• introducing cost-reflective road pricing with the aid of new technologies;
  • the Productivity Commission to undertake an overarching review of intellectual property;
  • all Australian Governments should review regulations to ensure that unnecessary restrictions on competition are removed;
  • restrictions on competition in planning and zoning rules should be subject to a public interest test;
  • regulations that restrict numbers of taxi licences and competition in the taxi industry should be reviewed;
  • mandatory product standards should be reviewed;
  • the remaining restrictions on retail trading should be removed;
  • restrictions on parallel imports should be removed unless it can be shown that the benefits outweigh the costs and the objectives of restriction can only be achieved by restricting competition. Parallel imports on books and second hand cars should be removed;
  • pharmacy ownership and location rules should be removed;
  • all Australian governments should review their competitive neutrality policies;
  • government procurement and privatisation policies should not restrict competition unless the benefits outweigh the costs and the objectives of restriction can only be achieved by restricting competition;
  • deregulation of electricity and gas retail prices; and
  • increased private participation in the water sector through improved pricing practices

Recommendations on institutions

The Final Report recommends the dissolution of the National Competition Council (NCC) and the formation of the Australian Council for Competition Policy (ACCP). It should have a broad role encompassing advocacy, independently monitoring process in implementing agreed reforms, identifying potential areas of competition reform, making recommendations to government, undertaking research and ex-post evaluation of some merger decisions. It is recommended that it should have the power to undertake competition studies of markets in Australia and make recommendations on changes to regulation or investigation of potential breaches by the ACCC.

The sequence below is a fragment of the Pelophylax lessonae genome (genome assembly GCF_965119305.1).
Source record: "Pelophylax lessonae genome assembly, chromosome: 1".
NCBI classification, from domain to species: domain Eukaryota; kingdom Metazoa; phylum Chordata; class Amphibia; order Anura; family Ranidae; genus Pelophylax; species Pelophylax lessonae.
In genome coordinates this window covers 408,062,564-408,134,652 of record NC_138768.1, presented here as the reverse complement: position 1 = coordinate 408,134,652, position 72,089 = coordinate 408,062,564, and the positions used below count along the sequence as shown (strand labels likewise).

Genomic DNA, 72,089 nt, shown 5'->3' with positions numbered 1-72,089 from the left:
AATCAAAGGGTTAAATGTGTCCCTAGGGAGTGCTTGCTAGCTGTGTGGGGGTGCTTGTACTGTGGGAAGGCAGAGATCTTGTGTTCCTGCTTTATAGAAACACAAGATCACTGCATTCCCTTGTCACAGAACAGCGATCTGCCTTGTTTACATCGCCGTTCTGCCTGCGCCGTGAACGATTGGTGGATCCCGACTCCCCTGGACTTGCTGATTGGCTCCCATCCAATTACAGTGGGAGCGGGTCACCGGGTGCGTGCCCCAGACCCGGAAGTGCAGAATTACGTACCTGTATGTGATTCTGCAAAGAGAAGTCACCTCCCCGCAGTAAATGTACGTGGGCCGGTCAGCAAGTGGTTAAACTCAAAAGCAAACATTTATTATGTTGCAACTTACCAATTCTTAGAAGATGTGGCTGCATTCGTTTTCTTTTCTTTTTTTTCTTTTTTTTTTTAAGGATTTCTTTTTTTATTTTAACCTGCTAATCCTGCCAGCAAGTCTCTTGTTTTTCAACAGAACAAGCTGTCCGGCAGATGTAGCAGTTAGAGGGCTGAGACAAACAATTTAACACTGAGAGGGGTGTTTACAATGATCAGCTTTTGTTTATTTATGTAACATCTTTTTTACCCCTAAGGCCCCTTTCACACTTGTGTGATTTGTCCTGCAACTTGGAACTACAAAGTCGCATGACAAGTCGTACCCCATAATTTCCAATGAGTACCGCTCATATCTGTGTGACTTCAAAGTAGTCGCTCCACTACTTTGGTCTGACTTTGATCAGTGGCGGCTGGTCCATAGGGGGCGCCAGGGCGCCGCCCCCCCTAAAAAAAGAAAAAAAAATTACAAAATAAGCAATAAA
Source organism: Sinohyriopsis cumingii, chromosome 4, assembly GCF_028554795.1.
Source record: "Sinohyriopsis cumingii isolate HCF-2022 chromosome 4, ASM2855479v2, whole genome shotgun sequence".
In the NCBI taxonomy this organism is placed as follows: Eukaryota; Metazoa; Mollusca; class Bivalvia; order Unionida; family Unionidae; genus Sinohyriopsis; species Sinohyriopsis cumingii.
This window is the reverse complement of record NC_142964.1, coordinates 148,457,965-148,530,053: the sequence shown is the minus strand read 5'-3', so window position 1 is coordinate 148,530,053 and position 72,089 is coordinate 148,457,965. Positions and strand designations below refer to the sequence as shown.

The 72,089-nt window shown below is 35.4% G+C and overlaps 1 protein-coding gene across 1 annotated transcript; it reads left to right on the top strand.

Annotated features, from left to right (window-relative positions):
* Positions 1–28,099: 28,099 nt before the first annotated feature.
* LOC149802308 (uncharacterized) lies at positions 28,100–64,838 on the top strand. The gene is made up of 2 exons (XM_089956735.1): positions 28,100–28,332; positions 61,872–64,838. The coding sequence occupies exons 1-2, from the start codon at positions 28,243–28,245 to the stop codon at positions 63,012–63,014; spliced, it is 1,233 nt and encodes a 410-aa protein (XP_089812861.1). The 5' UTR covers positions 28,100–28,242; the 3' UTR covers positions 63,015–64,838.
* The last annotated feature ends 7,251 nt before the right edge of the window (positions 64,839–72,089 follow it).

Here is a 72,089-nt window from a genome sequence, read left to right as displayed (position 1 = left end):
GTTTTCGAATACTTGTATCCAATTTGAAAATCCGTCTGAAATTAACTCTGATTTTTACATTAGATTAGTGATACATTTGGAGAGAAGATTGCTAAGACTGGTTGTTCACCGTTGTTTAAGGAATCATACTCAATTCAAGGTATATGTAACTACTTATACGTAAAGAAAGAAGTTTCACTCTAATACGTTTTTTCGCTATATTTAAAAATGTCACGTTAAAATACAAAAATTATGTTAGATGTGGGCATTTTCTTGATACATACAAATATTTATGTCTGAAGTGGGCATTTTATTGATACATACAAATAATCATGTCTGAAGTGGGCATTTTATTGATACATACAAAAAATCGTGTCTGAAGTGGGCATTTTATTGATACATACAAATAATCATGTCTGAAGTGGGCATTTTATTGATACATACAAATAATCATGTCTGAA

The Final Report recommends that the access and pricing functions of the ACCC and NCC be transferred to a single national Access and Pricing Regulator including the telecommunications access and pricing functions; price regulation and advisory under the Water Act 2007 (Cth); powers under the National Access Regime; functions by the Australian Energy Regulator and NCC under the National Electricity Law, the National Gas Law and the National Energy Retail Law. Unsurprisingly, the ACCC has already questioned the merit of these recommendations.

The takeaway

The recommendations in the Final Report are broad ranging and contain something of interest for all clients irrespective of size or industry. Accordingly, clients should carefully consider which recommendations they support for implementation or prefer were disregarded by government, once it moves to its implementation phase, and whether they wish to engage with the consultation process which concludes on 26 May 2015.